Can one simply turn up at the border (like I did 35 years ago with my parents)
My first visit to the USA was from Niagara Falls Canada, to Niagara Falls USA. We just walked across the border waving our RAF "1250" identity cards at them ( both ways) I don't think I even had a passport then !
Now, even tho' now married to a Born-in-the-USA-citizen, I'm photographed and fingerprinted like a criminal everytime I re-enter. Only the marital connection persuades me to bother now, I don't need all that c**p, and it certainly is no bar to the Bad Guys doing what they want, anyway !
World's Gone Mad.
( In later life I had little trouble driving a rental car from Vancouver to Seattle v.v. - - but it was before 9/11.)
Driving north, you will be asked stern questions about whether you are carrying guns, ammo, mace, tasers etc etc. Driving back south they will confiscate your apples or bananas. That about sums it all up mate.
As a family with three children (ages 14, 12 and 7) can you recommend things to do and places to visit in Maine and New Brunswick. We fancy a round trip in the car going from Toronto towards Montreal, Halifax, Boston and back towards Niagara. Is that a reasonable trip in three weeks? I have always wanted to visit Nova Scotia.
What time of year is this excursion going to happen? Winter has it's own little problems from time to time. Otherwise three weeks sounds reasonable. There is something in the back of my mind about a problem someone had with Immigration. Customs are Customs. So here are two suggestions which depend to a certain extent on your passports. 1. Make sure that nothing like an ESTA or a US Visa Waiver is going to expire when you are in Canada. 2. Make sure that the US exit immigration know that you are going to be out of the States for a few days or weeks even and not just taking a day trip. Otherwise you try come back in and they don't know you've left. If you're in Maine, all of it is great, in Bangor just ask anyone where Stephen King's house is and then show your smaller children the iron work fence around it. If you're renting a car in the US to drive to Canada you might be advised to check your rental insurance cover very carefully. The US insurance excesses are normally very high unless you take out extra cover. The online car hire quotes one gets do not usually include this 'no liability at all' sort of loading on the charges. I would suggest that you look into that aspect quite carefully if you haven;t done so already.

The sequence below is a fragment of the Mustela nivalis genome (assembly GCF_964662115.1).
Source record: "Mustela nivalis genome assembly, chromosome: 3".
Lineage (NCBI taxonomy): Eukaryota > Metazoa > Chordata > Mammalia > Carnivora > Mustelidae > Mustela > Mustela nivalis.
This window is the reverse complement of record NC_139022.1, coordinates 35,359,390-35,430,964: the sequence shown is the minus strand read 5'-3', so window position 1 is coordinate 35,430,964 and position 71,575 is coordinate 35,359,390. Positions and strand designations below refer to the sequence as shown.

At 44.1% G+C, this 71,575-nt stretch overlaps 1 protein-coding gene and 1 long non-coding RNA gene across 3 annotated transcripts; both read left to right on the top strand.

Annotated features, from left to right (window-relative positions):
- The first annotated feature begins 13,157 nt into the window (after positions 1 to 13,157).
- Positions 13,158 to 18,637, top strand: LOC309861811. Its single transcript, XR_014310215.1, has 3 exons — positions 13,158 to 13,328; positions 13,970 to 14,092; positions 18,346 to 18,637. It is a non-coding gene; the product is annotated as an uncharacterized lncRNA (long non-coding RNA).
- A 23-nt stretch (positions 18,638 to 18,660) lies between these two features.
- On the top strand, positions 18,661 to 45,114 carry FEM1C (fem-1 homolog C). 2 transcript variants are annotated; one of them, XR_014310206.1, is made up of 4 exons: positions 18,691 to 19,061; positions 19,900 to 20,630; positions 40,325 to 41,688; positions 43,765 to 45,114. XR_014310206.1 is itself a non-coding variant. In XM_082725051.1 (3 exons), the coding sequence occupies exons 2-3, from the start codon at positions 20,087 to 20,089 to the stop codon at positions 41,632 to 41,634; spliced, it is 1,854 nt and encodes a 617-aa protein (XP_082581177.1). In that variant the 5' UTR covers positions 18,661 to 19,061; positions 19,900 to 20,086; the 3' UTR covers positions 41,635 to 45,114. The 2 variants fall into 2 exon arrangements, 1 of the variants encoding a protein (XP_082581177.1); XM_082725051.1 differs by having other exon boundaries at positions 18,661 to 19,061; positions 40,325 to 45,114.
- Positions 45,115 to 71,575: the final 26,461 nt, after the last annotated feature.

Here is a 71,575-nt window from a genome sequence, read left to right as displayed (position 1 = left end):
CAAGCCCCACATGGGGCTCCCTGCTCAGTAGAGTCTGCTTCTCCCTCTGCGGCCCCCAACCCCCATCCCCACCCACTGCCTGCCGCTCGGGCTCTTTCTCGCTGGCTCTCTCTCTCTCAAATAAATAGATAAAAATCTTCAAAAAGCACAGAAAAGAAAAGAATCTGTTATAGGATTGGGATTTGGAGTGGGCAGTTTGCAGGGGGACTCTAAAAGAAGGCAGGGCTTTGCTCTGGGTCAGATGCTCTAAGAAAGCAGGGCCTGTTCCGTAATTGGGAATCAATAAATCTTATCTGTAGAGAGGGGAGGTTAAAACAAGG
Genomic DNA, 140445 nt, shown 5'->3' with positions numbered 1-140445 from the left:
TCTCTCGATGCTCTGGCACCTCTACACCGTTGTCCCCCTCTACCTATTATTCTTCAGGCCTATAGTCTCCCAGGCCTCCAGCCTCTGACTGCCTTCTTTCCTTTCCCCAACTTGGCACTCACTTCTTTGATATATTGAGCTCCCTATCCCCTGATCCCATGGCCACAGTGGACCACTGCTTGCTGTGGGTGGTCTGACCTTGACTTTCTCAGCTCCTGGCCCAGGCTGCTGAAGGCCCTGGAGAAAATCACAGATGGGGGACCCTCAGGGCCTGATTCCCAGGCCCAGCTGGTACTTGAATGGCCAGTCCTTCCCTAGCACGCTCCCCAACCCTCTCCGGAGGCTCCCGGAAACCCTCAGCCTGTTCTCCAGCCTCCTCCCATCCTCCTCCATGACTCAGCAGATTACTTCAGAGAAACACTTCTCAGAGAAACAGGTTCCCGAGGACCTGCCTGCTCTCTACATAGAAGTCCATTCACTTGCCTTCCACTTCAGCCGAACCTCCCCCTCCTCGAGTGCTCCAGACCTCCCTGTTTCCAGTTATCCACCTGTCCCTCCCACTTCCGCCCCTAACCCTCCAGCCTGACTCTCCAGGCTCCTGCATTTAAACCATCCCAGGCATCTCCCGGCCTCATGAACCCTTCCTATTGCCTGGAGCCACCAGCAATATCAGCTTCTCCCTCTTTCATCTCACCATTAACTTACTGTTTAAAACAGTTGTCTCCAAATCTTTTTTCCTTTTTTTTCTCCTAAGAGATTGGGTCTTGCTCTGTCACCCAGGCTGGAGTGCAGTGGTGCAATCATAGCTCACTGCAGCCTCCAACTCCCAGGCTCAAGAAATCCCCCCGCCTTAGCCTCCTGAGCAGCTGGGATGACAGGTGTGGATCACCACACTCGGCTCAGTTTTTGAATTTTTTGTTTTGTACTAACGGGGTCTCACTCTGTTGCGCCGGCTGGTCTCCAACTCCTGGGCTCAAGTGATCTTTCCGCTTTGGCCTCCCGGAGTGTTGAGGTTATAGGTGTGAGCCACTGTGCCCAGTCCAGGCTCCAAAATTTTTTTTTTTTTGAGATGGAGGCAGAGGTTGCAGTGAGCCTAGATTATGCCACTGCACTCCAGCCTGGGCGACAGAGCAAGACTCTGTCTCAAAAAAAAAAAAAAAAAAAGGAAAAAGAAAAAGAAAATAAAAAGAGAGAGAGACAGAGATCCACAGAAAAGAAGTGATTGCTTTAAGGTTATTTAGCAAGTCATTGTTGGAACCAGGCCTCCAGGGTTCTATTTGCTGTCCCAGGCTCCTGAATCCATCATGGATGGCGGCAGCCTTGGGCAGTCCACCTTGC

Drove from Seattle to Vancouver and back a month ago, Aussie passport and not a problem either way, had to let hire company know about Canada which made no difference to cost or excess. car even had a speedo selection to convert from miles to Kms.
Respectfully, ignore RT, he lives 3,000 miles from the ocean. Maine, Boston and NS are well worth the trip and three weeks is about right.
1/ Thousand Islands on the NY/Canadian border is a good first stop from YYZ. Alexandria Bay is one stop. Not to put down Niagara Falls and the Niagara Peninsula on the Canadian side, but the drive from there to about Utica is flat and mostly ugly with only the Erie Canal to see. The Canadian side is prettier and easier driving on 401.
2/ Boston, the children and parents will love. New England Aquarium, the new Rose Kennedy Park, North End Italian area, Fanueil Hall, Public Gardens, Boston Common. Walk the Freedom Trail and at the Old North Church, we'll leave a light on, two if you come by sea!
3/ Maine does have great seaside restaurants but bunches more--Portland can be a mini-Boston, some of the best restaurants in the East, Portland Sea Dogs minor league baseball for an All-American experience, the "mail boat" cruise around Casco Bay, Gritty McDuffs for a pub lunch, Street & Co for seafood dinner. Acadia Park and Bar Harbor, a short drive from Bangor, are magnificent. Acadia National Park was mostly a gift of that robber baron Rockefeller.
4/ The border crossing at Calais, ME (Cal-liss, not Cal-lay) is usually not too busy. St. John's NB is a good stop off, old Loyalist town.
5/ Halifax is about 4 hours from St John's, see the Citadel, the museum of the WW I ship explosion, the Public Garden, Five Fisherman for dinner, Peggy's Cove, which is not real but a national park.
Say I rented a car in the US and wanted to drive into Canada for a few days (or vice versa) and was permitted by the rental company to do so, what visa, or customs hurdles would I face?
You may find that part a bit of a hurdle. see the following from Avis as one example:
Canadian vehicles may be driven into the U.S.
Certain U.S. vehicles may be rented in the U.S. and driven into Canada by U.S. residents with advance arrangement and consent from Avis. A Canadian non-resident insurance card may be required and is available at the Avis rental location at the time of vehicle pick up.
Due to Canadian law, a Canadian resident is restricted from driving a U.S. owned vehicle into Canada.
While it doesn't explicitly address the case of being neither US nor Canadian-resident, it doesn't sound straightforward.
The North Pacific Ocean is about ONE MILE from where I type.
GF, where the hell are you?
I do believe that he was inferring that the seafood produced from the North Atlantic is superior to the North Pacific. As where you live, I believe, is about 3,000 miles from where he lives on the North Atlantic.
He was having a bit of fun me thinks.
Oh, by the way and don't tell GF this, but I rather perfer North Pacific oysters to those from New England.